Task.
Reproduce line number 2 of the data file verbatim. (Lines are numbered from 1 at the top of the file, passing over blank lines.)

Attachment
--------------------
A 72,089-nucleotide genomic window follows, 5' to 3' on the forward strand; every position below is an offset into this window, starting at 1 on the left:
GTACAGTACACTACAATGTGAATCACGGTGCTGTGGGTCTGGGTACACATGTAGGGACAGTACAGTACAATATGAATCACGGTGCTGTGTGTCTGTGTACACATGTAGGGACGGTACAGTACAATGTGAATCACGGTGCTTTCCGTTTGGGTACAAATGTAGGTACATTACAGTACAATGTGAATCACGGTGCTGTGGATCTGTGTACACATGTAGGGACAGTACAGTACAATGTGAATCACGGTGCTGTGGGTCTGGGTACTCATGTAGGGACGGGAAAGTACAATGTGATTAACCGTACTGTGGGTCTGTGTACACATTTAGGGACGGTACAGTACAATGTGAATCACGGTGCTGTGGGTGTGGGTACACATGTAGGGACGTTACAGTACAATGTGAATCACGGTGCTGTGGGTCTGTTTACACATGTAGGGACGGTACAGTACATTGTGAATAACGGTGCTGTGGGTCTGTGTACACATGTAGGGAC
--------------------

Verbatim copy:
GTACAGTACACTACAATGTGAATCACGGTGCTGTGGGTCTGGGTACACATGTAGGGACAGTACAGTACAATATGAATCACGGTGCTGTGTGTCTGTGTACACATGTAGGGACGGTACAGTACAATGTGAATCACGGTGCTTTCCGTTTGGGTACAAATGTAGGTACATTACAGTACAATGTGAATCACGGTGCTGTGGATCTGTGTACACATGTAGGGACAGTACAGTACAATGTGAATCACGGTGCTGTGGGTCTGGGTACTCATGTAGGGACGGGAAAGTACAATGTGATTAACCGTACTGTGGGTCTGTGTACACATTTAGGGACGGTACAGTACAATGTGAATCACGGTGCTGTGGGTGTGGGTACACATGTAGGGACGTTACAGTACAATGTGAATCACGGTGCTGTGGGTCTGTTTACACATGTAGGGACGGTACAGTACATTGTGAATAACGGTGCTGTGGGTCTGTGTACACATGTAGGGAC